Sometimes, when I wake up after a deep, dreamless sleep, I think, “Thanks for the free sample of nothingness, asshole.”
I’m not sure who the “asshole” is directed toward. Old habits from my God worshiping days, perhaps. I miss God sometimes; God gives us something to scream at.
Thinking about eternal oblivion the second you wake up isn’t the most pleasant way to start the day, to say the least. To be in a deep, dreamless sleep… forever. No present, past, or future. No self, no lack of a self. No light or darkness, no being or non-being. Ha, sounds a lot like how Mahayanists describe the absolute truth, really. There might be something to that, but that’s not the direction I wanna go at the moment.
I want to talk about the ramifications of our afterlife views, since views shape moods and behavior.
There are a few possible reactions we can have to an eternal oblivion view. At one extreme, it can be a pointer to live life to fullest, drinking in and savoring each moment. It can encourage us to set aside arbitrary opinions and petty differences. It can help us live with gratitude, and—at the same time—be resilient to unpleasantness.
At the other end of spectrum, there’s nihilism and apathy. If there’s eternal nothingness when we die, then what’s the point of life? Health, happiness, and peace are just as meaningless as illness, sorrow, and confusion. If I’m just gonna forget everything, if I’m gonna merge with universal absence, then nothing really matters.
Most of us who have an eternal oblivion view probably sit somewhere between those two extremes, wobbling a bit back and forth depending on the circumstances. Hell, most of us don’t seem to think about it all that much in general until something terrible happens.
Because of my slight downtrodden factory preset, I tend to lean toward the nihilist extreme.
Even though I get a sample of oblivion each night, it’s incomprehensible in daylight. To not be for eternity, to not be to the extent that I never was to myself. The prospect isn’t unsettling because of loss—because there’ll be no perception of having lost anything—what unsettles me is the pure stupidity of the whole thing. It turns life into a fluke, a tiny flash of light in an infinite void.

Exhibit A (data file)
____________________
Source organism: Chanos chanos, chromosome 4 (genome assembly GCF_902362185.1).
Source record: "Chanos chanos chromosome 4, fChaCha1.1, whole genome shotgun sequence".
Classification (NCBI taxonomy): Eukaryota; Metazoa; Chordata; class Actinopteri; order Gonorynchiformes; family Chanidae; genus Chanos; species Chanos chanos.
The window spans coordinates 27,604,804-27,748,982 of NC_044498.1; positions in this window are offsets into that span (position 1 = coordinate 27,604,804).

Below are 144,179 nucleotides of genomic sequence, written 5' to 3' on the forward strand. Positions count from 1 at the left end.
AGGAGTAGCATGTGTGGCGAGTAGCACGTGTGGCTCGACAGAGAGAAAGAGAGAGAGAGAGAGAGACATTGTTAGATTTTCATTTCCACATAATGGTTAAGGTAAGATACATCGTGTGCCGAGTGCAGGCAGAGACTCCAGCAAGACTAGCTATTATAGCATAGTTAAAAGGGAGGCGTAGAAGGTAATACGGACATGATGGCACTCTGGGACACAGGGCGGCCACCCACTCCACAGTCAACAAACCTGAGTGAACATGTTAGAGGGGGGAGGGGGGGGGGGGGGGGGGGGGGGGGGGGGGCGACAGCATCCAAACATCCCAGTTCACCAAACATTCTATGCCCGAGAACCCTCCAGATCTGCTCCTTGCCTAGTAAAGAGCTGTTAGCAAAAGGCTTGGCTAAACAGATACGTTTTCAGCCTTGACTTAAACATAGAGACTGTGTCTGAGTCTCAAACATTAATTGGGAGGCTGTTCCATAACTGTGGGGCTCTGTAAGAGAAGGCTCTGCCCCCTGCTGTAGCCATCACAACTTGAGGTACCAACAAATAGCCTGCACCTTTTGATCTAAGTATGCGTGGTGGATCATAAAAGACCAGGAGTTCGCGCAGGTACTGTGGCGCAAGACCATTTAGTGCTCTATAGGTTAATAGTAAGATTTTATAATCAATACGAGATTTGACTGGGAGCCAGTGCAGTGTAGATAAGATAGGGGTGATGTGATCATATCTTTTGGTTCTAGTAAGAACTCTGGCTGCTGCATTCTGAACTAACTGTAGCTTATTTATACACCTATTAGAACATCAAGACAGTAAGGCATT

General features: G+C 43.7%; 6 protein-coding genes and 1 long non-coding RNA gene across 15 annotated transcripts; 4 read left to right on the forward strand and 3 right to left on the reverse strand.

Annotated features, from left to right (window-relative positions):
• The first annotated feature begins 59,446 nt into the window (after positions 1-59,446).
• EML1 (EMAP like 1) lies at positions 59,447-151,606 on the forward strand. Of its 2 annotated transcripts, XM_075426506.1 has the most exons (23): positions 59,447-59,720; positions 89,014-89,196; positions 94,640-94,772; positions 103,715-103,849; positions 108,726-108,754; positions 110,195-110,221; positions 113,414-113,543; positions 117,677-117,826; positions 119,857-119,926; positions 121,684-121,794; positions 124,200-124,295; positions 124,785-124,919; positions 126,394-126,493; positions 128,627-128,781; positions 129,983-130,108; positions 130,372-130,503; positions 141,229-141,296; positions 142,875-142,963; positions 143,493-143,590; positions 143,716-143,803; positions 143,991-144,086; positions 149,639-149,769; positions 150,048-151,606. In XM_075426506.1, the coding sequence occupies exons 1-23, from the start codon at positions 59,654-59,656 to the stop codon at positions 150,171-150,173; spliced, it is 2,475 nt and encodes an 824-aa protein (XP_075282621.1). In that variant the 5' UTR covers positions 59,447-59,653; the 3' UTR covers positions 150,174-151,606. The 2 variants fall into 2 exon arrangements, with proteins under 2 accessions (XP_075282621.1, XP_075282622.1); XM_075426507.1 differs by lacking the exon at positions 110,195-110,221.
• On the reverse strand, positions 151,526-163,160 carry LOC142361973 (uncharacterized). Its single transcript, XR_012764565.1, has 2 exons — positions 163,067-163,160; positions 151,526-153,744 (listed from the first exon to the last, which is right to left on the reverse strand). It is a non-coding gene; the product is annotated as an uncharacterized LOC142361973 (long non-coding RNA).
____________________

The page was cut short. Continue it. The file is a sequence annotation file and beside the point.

Our actions do have consequences, and our memories live on in those who knew us, but not indefinitely. The whole universe is itself a small flash of light that’ll go out one day, taking the whole chain of cause and effect we participate in with it.
It’s a peaceful notion in some ways, because it neutralizes all of our problems, throwing everything into the fuck it bucket without exception. Depending on our temperament and upbringing, such a view can either make us apathetic, compassionate, or sadistic toward others. The compassion is kind of a condescending variety, though. “Oh, you poor thing, don’t you know oblivion takes us all? Why suffer when everything’s nothing?”
Death has been one of the central curiosities in my life since I was child. I took an interest in it at a young age, and understood its universality and finality quickly. To this day, it’s still not a settled issue for me.
Death isn’t just death, but it’s disappearance of any kind. It’s the end of a song, the last bite of a sandwich, changing seasons, nightfall, the punctuation mark at the end of a sentence. We only call it death in relation to living beings. To really grok it, we have to open up our schemas and see it differently. One way to do that is to carry the being-centered language over to all things.